Laughter and Forgetting

Joe Klein struggles to separate Clinton's "libidinous crudeness" from his achievements.
photo: Michael Schmelling
Joe Klein struggles to separate Clinton's "libidinous crudeness" from his achievements.

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The Natural: The Misunderstood Presidency of Bill Clinton
By Joe Klein
Doubleday, 230 pp., $22.95
Buy this book

Ambling Into History: The Unlikely Odyssey of George W. Bush
By Frank Bruni
HarperCollins, 278 pp., $23.95
Buy this book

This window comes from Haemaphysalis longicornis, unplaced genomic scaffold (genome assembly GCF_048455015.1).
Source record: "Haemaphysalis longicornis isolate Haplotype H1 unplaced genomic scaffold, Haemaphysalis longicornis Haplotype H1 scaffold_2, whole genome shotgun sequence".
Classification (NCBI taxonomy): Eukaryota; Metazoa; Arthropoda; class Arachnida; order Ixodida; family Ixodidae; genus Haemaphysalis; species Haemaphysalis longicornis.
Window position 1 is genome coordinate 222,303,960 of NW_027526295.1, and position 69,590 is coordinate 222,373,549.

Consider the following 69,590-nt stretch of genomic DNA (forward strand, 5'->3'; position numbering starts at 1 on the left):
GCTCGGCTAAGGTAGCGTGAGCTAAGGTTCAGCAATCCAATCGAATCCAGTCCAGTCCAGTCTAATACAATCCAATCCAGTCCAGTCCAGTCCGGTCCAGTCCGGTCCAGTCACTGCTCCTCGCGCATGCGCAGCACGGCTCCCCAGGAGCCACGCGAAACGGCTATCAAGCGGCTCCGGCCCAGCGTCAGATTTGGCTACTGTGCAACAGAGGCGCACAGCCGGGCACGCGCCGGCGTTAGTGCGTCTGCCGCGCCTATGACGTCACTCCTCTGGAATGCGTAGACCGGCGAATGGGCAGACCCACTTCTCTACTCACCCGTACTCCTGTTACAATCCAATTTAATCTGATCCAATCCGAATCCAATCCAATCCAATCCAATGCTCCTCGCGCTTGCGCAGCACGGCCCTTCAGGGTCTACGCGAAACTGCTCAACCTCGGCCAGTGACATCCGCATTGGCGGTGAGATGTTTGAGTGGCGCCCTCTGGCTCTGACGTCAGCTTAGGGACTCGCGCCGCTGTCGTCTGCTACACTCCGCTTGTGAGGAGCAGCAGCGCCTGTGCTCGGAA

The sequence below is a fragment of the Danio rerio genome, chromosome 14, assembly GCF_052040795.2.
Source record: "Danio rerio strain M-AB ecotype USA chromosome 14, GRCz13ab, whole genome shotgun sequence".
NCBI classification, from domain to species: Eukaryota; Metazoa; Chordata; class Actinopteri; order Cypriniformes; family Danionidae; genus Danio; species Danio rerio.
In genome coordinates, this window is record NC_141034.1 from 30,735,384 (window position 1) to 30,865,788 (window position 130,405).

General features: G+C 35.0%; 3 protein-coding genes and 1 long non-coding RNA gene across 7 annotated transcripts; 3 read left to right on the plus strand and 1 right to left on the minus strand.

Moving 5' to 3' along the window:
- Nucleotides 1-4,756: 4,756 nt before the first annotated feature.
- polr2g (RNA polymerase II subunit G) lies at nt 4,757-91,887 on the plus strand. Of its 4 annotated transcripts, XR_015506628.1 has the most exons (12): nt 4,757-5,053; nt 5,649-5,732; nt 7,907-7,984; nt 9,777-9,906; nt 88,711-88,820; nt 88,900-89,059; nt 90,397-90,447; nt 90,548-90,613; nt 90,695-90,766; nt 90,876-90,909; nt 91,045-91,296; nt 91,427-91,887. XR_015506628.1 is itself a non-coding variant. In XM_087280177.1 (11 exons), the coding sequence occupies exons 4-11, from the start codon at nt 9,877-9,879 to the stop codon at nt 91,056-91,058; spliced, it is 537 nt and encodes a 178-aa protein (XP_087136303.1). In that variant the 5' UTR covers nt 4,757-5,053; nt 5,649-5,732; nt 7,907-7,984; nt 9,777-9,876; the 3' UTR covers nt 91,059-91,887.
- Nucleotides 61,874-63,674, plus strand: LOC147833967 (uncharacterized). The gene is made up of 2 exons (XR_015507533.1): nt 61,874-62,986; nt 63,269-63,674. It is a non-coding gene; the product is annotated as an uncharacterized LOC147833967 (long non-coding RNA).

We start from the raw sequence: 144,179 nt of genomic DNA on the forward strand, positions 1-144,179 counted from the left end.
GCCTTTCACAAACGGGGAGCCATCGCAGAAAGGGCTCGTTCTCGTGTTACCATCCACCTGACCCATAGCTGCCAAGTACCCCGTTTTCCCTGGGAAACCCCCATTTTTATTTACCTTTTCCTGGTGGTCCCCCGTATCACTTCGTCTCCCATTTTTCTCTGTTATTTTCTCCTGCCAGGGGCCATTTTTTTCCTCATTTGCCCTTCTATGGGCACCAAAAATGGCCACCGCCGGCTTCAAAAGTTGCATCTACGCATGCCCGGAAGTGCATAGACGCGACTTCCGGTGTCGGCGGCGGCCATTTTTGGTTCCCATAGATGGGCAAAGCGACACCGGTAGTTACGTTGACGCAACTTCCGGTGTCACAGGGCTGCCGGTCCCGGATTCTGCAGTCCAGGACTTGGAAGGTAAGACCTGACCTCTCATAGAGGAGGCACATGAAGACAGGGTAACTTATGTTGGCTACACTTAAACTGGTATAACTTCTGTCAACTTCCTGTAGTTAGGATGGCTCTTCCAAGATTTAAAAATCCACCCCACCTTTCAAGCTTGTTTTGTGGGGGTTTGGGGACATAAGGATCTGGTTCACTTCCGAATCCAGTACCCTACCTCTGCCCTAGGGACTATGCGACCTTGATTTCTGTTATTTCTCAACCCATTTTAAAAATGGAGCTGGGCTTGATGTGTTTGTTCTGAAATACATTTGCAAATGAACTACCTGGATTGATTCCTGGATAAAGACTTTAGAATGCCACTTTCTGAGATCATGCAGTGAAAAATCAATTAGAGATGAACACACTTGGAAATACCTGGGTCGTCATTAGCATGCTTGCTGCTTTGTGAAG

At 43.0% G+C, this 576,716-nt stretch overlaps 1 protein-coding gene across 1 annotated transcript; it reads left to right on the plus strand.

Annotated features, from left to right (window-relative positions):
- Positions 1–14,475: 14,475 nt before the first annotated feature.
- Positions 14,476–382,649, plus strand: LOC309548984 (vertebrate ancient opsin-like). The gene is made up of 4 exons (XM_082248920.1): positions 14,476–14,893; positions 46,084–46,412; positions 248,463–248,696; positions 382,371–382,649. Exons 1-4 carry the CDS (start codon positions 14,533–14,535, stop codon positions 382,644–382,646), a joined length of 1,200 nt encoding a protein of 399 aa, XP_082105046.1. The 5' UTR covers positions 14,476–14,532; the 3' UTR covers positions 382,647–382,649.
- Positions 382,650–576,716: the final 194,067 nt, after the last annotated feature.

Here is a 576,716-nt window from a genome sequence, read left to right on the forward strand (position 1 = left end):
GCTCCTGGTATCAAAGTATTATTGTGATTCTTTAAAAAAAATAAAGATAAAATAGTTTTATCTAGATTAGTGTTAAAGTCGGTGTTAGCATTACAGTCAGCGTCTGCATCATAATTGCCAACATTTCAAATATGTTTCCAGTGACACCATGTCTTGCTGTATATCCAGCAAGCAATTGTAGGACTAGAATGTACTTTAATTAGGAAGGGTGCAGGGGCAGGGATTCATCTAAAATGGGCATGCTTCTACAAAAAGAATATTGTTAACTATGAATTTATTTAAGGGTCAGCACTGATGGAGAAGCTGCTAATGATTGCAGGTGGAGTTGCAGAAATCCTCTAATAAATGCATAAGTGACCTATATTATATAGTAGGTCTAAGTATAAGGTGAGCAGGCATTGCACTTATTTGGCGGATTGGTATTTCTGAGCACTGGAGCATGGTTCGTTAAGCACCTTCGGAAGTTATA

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Not surprisingly, both of these books expose as much (or more) about the media than about their presidential prey. Klein laments his colleagues' role in the Clinton imbroglio: Even though polls showed overwhelming public support for the president, reporters were unable to cope with the subtle, incremental nature of Clinton's political achievements and rushed to fill the news void with scandal. Meanwhile, much of Ambling Into History reads like a jaundiced road diary in which campaign reporters, bored senseless from eking out news stories from phony photo ops, often find themselves "zooming toward anything sexier than issues." Bruni seems sheepish about his behavior as he, with the rest of the pack, hunted for "inklings of a changed dynamic" and failed to grasp "the danger of willing such changes into being rather than accurately noting their occurrence." Both Bruni and Klein inadvertently demonstrate the hazards of writing history as it happens, and then they ignore their own advice.

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